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Kirit Kumar Chaman Lal Kundaliya Vs. Union of India (Uoi) and ors. - Court Judgment

LegalCrystal Citation
SubjectCriminal
CourtSupreme Court of India
Decided On
Case NumberWrit Petition No. 6354 of 1980, Criminal Appeal No. 53 of 1981.
Judge
Reported inAIR1981SC1621; [1983]53CompCas107(SC); (1981)0GLR1067; 1981(1)SCALE223; (1981)2SCC436; [1981]2SCR718
ActsForeigners Act, 1946 - Sections 3(2); Constitution of India - Article 32; Conservation of Foreign Exchange and Prevention of Smuggling Activities Act - Sections 3
AppellantKirit Kumar Chaman Lal Kundaliya;kirit Kumar Chaman Lal Kundaliya
RespondentUnion of India (Uoi) and ors.;state of Gujarat and ors.
Appellant Advocate Anil Divan,; Harjinder Singh and; M.M. Lodha, Advs
Respondent Advocate M.N. Phadke and ; M.N. Shroff for Respondents 1-3, Advs.
Cases ReferredTushar Thakker v. Union of India
Prior historyAppeal by special leave from the Judgment and Order dated November 25, 1980 of the Gujarat High Court in Criminal Application No. 218 of 1980--
Excerpt:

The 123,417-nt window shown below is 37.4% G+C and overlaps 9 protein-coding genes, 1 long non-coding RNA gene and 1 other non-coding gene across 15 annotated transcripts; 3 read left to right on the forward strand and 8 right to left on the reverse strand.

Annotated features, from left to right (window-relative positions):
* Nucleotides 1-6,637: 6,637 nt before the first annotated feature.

.....- article 32 of constitution of india - documents referred in detention order were not supplied to detenu - writ petition against dentition order dismissed by high court on ground that documents were not relied on by detaining authority - question of relevance was not to be decide by court but by detaining authority - secondly representation against detention order was rejected by authority which had no jurisdiction at all to consider or pass any orders on representations of detenu - held, detenu to be released. - - 5. the high court while examining the contention of the detenu sent for the entire file from the government and after examining the documents itself found that as the documents concerned were not relevant and consisted of statements of some other persons, the failure to..........for the petitioner, however, countered the submission of the respondents on the ground that a writ under article 32 being guaranteed by the constitution the doctrine of res judicata can have no application to a writ petition filed in this court under article 32. mr. dewan, learned counsel for the detenu further submitted that the case relied upon by the respondents also does not decide that the writ petition was not maintainable as being barred by principles of res judicata. in our opinion, the contention raised by the learned counsel for the detenu is well founded and must prevail. ghulam sarwar's case : 1967crilj1204 (supra) which was heavily relied on by the respondents does not at all support the contention raised before us by them. in that case this court traced the history of.....